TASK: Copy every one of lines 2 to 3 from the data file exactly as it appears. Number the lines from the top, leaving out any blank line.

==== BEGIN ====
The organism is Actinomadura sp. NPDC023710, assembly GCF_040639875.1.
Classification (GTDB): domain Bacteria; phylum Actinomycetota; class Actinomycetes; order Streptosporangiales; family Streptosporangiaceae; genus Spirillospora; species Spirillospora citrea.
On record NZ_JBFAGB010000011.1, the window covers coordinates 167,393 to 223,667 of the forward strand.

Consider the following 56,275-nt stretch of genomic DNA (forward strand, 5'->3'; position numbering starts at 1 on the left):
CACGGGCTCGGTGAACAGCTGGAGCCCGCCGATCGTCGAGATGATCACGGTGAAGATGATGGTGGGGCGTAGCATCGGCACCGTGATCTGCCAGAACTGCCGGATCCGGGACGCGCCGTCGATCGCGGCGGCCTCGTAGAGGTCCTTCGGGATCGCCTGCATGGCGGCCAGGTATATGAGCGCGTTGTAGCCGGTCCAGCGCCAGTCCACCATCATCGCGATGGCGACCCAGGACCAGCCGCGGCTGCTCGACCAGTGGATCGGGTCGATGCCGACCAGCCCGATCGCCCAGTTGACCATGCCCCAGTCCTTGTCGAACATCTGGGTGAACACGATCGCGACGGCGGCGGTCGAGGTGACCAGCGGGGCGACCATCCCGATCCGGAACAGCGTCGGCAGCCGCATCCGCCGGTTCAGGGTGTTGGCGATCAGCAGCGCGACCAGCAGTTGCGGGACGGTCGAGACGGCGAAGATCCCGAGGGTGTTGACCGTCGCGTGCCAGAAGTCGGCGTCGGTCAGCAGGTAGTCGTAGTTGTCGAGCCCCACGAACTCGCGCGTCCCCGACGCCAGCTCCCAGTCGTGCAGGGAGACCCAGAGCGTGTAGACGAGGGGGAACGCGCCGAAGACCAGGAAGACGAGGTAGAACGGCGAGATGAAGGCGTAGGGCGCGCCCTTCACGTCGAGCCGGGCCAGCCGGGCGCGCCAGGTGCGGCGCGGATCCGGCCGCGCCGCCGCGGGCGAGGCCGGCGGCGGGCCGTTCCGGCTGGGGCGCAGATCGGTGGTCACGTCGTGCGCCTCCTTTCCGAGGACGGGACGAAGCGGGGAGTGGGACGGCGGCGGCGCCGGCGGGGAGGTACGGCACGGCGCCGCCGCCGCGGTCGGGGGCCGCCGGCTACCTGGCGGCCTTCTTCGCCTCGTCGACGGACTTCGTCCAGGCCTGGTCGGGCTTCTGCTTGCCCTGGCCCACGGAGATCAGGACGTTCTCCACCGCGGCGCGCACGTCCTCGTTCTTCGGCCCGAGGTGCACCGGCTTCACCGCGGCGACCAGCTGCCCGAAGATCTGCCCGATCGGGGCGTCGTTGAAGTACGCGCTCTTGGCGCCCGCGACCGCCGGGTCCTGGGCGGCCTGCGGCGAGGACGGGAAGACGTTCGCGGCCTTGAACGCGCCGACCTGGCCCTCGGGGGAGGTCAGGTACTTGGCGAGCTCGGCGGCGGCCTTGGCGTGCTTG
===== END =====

Classification (GTDB): domain Bacteria; phylum Actinomycetota; class Actinomycetes; order Streptosporangiales; family Streptosporangiaceae; genus Spirillospora; species Spirillospora citrea.
On record NZ_JBFAGB010000011.1, the window covers coordinates 167,393 to 223,667 of the forward strand.